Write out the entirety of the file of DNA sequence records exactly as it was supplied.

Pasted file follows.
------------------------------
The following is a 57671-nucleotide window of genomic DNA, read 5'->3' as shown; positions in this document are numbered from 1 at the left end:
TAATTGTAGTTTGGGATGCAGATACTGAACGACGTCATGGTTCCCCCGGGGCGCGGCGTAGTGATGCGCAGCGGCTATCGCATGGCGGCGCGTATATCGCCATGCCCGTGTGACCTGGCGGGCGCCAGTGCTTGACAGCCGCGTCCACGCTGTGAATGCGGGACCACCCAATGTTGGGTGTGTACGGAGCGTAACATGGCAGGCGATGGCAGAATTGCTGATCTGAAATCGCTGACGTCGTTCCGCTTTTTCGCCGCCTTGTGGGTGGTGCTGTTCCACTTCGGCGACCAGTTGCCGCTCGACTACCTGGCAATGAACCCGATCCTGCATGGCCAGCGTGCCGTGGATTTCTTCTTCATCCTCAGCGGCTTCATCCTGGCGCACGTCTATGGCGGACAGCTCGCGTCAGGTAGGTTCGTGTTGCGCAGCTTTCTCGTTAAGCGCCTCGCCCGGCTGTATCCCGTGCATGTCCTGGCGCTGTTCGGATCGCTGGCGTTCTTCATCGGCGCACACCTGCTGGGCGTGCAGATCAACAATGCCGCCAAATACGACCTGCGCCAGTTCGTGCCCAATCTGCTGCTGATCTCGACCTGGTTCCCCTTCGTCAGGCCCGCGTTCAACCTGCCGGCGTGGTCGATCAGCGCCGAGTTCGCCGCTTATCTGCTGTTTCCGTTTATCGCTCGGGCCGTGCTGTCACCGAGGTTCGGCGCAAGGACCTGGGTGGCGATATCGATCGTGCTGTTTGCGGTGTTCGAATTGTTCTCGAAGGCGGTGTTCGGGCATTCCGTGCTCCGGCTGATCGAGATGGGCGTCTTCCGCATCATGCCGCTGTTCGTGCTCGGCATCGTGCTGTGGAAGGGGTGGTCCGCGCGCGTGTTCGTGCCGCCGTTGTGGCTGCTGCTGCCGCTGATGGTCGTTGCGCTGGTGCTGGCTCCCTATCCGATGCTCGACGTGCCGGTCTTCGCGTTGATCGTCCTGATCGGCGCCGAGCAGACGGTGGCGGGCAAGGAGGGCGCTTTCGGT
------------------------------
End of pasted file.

The following is a 57671-nucleotide window of genomic DNA, read 5'->3' as shown; positions in this document are numbered from 1 at the left end:
TAATTGTAGTTTGGGATGCAGATACTGAACGACGTCATGGTTCCCCCGGGGCGCGGCGTAGTGATGCGCAGCGGCTATCGCATGGCGGCGCGTATATCGCCATGCCCGTGTGACCTGGCGGGCGCCAGTGCTTGACAGCCGCGTCCACGCTGTGAATGCGGGACCACCCAATGTTGGGTGTGTACGGAGCGTAACATGGCAGGCGATGGCAGAATTGCTGATCTGAAATCGCTGACGTCGTTCCGCTTTTTCGCCGCCTTGTGGGTGGTGCTGTTCCACTTCGGCGACCAGTTGCCGCTCGACTACCTGGCAATGAACCCGATCCTGCATGGCCAGCGTGCCGTGGATTTCTTCTTCATCCTCAGCGGCTTCATCCTGGCGCACGTCTATGGCGGACAGCTCGCGTCAGGTAGGTTCGTGTTGCGCAGCTTTCTCGTTAAGCGCCTCGCCCGGCTGTATCCCGTGCATGTCCTGGCGCTGTTCGGATCGCTGGCGTTCTTCATCGGCGCACACCTGCTGGGCGTGCAGATCAACAATGCCGCCAAATACGACCTGCGCCAGTTCGTGCCCAATCTGCTGCTGATCTCGACCTGGTTCCCCTTCGTCAGGCCCGCGTTCAACCTGCCGGCGTGGTCGATCAGCGCCGAGTTCGCCGCTTATCTGCTGTTTCCGTTTATCGCTCGGGCCGTGCTGTCACCGAGGTTCGGCGCAAGGACCTGGGTGGCGATATCGATCGTGCTGTTTGCGGTGTTCGAATTGTTCTCGAAGGCGGTGTTCGGGCATTCCGTGCTCCGGCTGATCGAGATGGGCGTCTTCCGCATCATGCCGCTGTTCGTGCTCGGCATCGTGCTGTGGAAGGGGTGGTCCGCGCGCGTGTTCGTGCCGCCGTTGTGGCTGCTGCTGCCGCTGATGGTCGTTGCGCTGGTGCTGGCTCCCTATCCGATGCTCGACGTGCCGGTCTTCGCGTTGATCGTCCTGATCGGCGCCGAGCAGACGGTGGCGGGCAAGGAGGGCGCTTTCGGT